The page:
BioTrib ESRs network with the Swiss Federal Laboratories for Materials Science and Technology

BioTrib ETH Zurich ESRs Alessio Amicone and Elisa Bissacco, as well as other colleagues from ETH Zurich and from different research institutions, had the great opportunity to attend The Lab Networking event that took place on Friday, May 20th at Empa [1]. The Empa is the Swiss Federal Laboratories for Materials Science and Technology, a fascinating and inspiring place in St. Gallen that generates top-notch research. The event was organized by the Young Scientists that are part of the Swiss Society for Biomaterials and Regenerative Medicine (SSB+RM).

Following a welcome presentation that introduced the guests to Empa and specifically to activities in the department “Materials meet Life”, a guided lab tour allowed visitors to observe and learn about a variety of high-quality ongoing research at Empa, such as Hydrogel-composites in medicine, textile sensors, and implants & in vitro tissue models. To give an example, researchers at Empa have succeeded in creating optic sensor fibers that work perfectly in textiles. This could be very useful for hospitals that might use this information to see if a patient is developing pressure sores.

Empa, Swiss Federal Laboratories for Materials Science and Technology

A networking session followed it, during which Empa-researchers showed their most recent work on posters and scientists had the opportunity to debate and exchange ideas with them.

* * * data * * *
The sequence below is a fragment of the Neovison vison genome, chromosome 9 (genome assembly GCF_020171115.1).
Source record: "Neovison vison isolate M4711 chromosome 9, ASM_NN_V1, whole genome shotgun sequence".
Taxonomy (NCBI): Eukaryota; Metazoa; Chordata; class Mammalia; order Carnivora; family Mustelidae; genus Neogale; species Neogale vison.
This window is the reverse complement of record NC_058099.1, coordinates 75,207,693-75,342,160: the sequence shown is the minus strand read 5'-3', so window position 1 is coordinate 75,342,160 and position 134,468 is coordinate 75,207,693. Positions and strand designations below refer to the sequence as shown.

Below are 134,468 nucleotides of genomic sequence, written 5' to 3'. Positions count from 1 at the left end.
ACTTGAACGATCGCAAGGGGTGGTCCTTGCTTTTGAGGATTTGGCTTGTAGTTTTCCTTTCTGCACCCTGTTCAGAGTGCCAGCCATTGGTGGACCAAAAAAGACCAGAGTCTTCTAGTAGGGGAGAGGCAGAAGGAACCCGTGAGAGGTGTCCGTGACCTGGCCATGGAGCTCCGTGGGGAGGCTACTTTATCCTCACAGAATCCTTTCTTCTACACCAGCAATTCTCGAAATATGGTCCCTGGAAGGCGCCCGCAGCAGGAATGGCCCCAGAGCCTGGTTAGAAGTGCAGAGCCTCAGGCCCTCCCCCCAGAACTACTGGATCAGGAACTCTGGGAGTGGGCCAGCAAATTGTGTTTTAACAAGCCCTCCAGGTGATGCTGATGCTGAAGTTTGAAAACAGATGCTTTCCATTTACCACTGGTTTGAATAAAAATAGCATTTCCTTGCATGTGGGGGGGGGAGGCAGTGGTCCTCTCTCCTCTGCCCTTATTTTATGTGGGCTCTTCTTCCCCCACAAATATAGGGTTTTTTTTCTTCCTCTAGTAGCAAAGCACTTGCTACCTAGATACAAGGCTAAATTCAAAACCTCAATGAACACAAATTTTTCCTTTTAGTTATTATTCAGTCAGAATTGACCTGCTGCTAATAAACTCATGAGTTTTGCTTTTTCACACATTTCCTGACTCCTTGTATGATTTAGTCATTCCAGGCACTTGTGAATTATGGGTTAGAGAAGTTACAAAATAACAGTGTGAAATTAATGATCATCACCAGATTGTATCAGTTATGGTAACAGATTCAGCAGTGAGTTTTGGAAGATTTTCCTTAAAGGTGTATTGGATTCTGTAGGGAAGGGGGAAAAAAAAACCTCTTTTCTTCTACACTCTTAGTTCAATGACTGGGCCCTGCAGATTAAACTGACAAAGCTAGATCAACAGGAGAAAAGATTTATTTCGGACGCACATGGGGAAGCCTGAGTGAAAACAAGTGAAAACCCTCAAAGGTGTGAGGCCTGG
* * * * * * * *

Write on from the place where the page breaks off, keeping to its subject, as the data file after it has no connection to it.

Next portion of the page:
“This visit was a great illustration of how interesting it can be to explore beyond your own study areas and see what is going on in other research fields, particularly how other disciplines evolve. It was also a great chance to network with other scientists working in the fields of biomaterials and regenerative medicine, whether from academia or specialized research institutions”, says Alessio. Elisa adds “It was a fantastic opportunity to tour Empa’s laboratory, to learn about their equipment instrumentation, and several applications in various fields.”



This article was written by Alessio Amicone as part of an ongoing series of scientific communications written and curated by BioTrib’s Early Stage Researchers.

Alessio is investigating the Elucidation of Friction-Induced Failure Mechanisms in Fibrous Collagenous Tissues at ETH Zürich, Switzerland.